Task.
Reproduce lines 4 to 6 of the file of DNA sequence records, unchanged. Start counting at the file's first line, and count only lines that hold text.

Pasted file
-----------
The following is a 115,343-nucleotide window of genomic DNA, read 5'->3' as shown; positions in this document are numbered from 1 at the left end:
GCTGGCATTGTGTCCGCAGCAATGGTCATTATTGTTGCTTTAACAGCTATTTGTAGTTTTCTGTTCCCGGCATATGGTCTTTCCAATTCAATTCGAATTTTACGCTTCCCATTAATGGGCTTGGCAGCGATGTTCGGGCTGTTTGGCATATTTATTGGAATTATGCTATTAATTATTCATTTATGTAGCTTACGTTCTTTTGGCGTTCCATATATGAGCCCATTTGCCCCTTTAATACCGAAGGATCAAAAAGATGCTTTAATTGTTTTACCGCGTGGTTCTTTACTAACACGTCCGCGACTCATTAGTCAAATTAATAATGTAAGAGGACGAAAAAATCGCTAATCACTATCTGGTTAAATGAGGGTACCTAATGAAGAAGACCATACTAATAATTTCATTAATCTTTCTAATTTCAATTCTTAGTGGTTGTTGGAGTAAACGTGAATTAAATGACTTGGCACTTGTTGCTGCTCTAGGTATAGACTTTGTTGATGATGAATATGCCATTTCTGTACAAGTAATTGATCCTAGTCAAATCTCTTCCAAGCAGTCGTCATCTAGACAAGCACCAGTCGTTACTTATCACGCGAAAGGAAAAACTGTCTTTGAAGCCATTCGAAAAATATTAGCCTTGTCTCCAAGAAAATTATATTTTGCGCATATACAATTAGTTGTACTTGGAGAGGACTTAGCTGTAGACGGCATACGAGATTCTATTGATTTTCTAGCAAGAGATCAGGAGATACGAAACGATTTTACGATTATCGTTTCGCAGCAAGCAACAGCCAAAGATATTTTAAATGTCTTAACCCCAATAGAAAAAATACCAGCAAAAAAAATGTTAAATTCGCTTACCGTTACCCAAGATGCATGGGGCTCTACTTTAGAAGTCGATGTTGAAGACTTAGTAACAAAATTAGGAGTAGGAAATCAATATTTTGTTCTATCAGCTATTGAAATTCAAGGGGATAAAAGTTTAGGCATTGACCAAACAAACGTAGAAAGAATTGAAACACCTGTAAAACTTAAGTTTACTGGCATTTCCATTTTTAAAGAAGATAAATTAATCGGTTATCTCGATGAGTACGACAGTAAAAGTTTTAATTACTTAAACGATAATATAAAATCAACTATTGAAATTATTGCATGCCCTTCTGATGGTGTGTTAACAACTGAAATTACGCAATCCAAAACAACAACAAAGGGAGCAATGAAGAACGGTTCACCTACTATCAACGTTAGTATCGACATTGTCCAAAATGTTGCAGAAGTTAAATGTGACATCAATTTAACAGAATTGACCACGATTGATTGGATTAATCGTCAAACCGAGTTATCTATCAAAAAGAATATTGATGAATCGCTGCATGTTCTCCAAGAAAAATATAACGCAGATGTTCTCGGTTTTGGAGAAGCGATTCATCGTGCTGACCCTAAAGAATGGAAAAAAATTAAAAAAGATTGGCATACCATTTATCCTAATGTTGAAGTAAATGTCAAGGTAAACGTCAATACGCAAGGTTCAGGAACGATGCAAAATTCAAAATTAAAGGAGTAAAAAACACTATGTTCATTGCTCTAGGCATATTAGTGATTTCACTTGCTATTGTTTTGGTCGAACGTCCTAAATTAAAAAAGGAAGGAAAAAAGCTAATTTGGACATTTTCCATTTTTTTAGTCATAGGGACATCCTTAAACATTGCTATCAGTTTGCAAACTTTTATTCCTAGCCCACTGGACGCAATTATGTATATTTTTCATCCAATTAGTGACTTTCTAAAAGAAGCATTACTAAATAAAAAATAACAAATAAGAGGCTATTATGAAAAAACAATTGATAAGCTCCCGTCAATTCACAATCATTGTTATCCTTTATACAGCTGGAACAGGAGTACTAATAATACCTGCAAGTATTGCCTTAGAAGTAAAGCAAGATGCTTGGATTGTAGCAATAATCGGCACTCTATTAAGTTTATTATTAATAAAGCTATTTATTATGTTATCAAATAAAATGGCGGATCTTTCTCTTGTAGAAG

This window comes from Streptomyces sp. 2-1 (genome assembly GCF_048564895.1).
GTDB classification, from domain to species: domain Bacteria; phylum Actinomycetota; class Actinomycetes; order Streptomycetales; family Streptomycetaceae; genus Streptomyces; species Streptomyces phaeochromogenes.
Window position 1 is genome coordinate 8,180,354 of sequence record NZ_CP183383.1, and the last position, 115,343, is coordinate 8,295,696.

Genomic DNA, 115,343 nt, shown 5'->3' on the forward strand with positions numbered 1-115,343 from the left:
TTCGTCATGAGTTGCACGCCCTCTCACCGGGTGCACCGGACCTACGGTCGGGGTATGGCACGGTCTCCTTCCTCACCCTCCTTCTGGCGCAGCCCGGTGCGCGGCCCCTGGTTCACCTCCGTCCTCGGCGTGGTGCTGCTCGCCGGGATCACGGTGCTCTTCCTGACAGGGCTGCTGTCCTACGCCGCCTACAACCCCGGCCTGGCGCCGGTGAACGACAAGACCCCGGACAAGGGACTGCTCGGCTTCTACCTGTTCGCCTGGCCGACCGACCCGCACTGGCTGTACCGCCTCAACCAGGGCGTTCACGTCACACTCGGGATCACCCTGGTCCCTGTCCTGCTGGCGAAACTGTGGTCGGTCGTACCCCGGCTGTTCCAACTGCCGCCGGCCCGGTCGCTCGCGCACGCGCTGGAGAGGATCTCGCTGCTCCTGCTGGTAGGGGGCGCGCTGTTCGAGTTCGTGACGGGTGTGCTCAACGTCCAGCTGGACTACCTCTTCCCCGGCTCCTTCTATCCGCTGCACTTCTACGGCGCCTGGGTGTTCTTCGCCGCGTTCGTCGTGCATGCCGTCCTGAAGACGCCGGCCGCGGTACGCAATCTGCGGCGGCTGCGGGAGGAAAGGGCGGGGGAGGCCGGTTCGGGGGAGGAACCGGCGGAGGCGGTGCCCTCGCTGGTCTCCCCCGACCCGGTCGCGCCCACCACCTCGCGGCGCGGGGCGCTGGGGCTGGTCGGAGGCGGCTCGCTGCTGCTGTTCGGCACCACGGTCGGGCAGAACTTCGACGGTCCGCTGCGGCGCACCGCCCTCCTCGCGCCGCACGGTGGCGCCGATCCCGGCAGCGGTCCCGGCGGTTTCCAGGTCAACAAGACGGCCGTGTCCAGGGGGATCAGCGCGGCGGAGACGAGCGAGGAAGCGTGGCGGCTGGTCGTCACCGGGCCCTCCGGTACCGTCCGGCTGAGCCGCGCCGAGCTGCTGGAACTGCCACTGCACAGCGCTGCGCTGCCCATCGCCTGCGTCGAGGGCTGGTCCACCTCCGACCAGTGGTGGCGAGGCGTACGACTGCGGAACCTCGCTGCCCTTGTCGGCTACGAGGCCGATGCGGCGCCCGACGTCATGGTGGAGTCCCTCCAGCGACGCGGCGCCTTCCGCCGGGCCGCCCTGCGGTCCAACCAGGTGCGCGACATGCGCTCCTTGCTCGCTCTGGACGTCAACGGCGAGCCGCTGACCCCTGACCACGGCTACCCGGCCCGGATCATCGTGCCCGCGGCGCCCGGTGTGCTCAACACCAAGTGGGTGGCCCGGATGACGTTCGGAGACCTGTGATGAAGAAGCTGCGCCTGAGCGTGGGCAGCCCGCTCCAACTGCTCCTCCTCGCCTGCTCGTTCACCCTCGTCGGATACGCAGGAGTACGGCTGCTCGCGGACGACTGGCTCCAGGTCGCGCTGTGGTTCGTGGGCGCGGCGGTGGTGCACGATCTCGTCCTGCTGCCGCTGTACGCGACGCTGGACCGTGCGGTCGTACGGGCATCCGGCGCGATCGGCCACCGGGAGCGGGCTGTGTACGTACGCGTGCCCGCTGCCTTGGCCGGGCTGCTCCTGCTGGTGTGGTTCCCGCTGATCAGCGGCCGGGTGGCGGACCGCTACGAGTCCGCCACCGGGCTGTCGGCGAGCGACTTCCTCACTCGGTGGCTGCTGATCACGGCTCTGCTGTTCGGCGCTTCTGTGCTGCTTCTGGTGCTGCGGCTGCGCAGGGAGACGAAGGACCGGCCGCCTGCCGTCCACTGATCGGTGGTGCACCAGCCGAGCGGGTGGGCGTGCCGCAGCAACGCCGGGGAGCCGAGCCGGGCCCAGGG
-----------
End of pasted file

GTDB classification, from domain to species: domain Bacteria; phylum Actinomycetota; class Actinomycetes; order Streptomycetales; family Streptomycetaceae; genus Streptomyces; species Streptomyces phaeochromogenes.
Window position 1 is genome coordinate 8,180,354 of sequence record NZ_CP183383.1, and the last position, 115,343, is coordinate 8,295,696.

Genomic DNA, 115,343 nt, shown 5'->3' on the forward strand with positions numbered 1-115,343 from the left: